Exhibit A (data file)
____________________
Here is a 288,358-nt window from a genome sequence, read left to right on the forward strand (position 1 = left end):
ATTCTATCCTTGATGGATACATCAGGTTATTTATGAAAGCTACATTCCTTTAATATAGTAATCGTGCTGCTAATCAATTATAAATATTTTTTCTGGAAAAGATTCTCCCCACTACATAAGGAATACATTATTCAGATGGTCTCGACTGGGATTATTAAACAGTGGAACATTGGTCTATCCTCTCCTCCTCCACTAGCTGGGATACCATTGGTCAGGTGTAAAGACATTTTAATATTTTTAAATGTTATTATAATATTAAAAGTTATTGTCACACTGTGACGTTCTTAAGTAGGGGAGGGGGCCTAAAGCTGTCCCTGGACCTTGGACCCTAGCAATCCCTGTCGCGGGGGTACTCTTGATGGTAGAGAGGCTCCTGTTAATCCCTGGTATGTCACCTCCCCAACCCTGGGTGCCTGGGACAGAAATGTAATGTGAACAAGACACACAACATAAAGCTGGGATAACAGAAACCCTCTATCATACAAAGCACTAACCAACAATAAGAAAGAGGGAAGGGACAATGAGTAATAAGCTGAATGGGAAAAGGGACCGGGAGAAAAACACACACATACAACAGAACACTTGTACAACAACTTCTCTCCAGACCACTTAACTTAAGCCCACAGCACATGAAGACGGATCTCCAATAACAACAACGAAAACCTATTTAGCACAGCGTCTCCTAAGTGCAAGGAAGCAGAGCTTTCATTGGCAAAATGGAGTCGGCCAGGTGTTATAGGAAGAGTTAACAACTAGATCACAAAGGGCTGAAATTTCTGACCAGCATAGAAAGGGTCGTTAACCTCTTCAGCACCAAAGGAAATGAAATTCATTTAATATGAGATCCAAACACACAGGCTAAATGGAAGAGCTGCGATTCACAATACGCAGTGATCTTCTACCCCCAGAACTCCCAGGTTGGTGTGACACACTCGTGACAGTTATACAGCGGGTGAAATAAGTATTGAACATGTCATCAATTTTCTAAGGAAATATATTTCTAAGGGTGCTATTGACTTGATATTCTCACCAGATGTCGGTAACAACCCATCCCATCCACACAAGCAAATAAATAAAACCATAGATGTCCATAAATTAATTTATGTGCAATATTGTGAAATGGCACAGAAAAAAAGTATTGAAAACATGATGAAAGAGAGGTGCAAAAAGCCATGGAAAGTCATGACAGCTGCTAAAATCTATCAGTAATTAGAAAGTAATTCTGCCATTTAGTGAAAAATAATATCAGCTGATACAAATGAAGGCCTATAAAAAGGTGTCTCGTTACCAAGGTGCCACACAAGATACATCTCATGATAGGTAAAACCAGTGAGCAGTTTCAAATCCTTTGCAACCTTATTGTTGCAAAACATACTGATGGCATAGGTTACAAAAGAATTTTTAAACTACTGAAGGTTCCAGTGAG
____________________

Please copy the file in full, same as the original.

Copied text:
Here is a 288,358-nt window from a genome sequence, read left to right on the forward strand (position 1 = left end):
ATTCTATCCTTGATGGATACATCAGGTTATTTATGAAAGCTACATTCCTTTAATATAGTAATCGTGCTGCTAATCAATTATAAATATTTTTTCTGGAAAAGATTCTCCCCACTACATAAGGAATACATTATTCAGATGGTCTCGACTGGGATTATTAAACAGTGGAACATTGGTCTATCCTCTCCTCCTCCACTAGCTGGGATACCATTGGTCAGGTGTAAAGACATTTTAATATTTTTAAATGTTATTATAATATTAAAAGTTATTGTCACACTGTGACGTTCTTAAGTAGGGGAGGGGGCCTAAAGCTGTCCCTGGACCTTGGACCCTAGCAATCCCTGTCGCGGGGGTACTCTTGATGGTAGAGAGGCTCCTGTTAATCCCTGGTATGTCACCTCCCCAACCCTGGGTGCCTGGGACAGAAATGTAATGTGAACAAGACACACAACATAAAGCTGGGATAACAGAAACCCTCTATCATACAAAGCACTAACCAACAATAAGAAAGAGGGAAGGGACAATGAGTAATAAGCTGAATGGGAAAAGGGACCGGGAGAAAAACACACACATACAACAGAACACTTGTACAACAACTTCTCTCCAGACCACTTAACTTAAGCCCACAGCACATGAAGACGGATCTCCAATAACAACAACGAAAACCTATTTAGCACAGCGTCTCCTAAGTGCAAGGAAGCAGAGCTTTCATTGGCAAAATGGAGTCGGCCAGGTGTTATAGGAAGAGTTAACAACTAGATCACAAAGGGCTGAAATTTCTGACCAGCATAGAAAGGGTCGTTAACCTCTTCAGCACCAAAGGAAATGAAATTCATTTAATATGAGATCCAAACACACAGGCTAAATGGAAGAGCTGCGATTCACAATACGCAGTGATCTTCTACCCCCAGAACTCCCAGGTTGGTGTGACACACTCGTGACAGTTATACAGCGGGTGAAATAAGTATTGAACATGTCATCAATTTTCTAAGGAAATATATTTCTAAGGGTGCTATTGACTTGATATTCTCACCAGATGTCGGTAACAACCCATCCCATCCACACAAGCAAATAAATAAAACCATAGATGTCCATAAATTAATTTATGTGCAATATTGTGAAATGGCACAGAAAAAAAGTATTGAAAACATGATGAAAGAGAGGTGCAAAAAGCCATGGAAAGTCATGACAGCTGCTAAAATCTATCAGTAATTAGAAAGTAATTCTGCCATTTAGTGAAAAATAATATCAGCTGATACAAATGAAGGCCTATAAAAAGGTGTCTCGTTACCAAGGTGCCACACAAGATACATCTCATGATAGGTAAAACCAGTGAGCAGTTTCAAATCCTTTGCAACCTTATTGTTGCAAAACATACTGATGGCATAGGTTACAAAAGAATTTTTAAACTACTGAAGGTTCCAGTGAG